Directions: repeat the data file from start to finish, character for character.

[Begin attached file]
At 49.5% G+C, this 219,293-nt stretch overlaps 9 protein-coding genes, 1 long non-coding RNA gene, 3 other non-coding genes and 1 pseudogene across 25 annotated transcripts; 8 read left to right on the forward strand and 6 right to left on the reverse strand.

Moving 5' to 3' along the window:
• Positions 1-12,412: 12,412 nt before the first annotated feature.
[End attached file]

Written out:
At 49.5% G+C, this 219,293-nt stretch overlaps 9 protein-coding genes, 1 long non-coding RNA gene, 3 other non-coding genes and 1 pseudogene across 25 annotated transcripts; 8 read left to right on the forward strand and 6 right to left on the reverse strand.

Moving 5' to 3' along the window:
• Positions 1-12,412: 12,412 nt before the first annotated feature.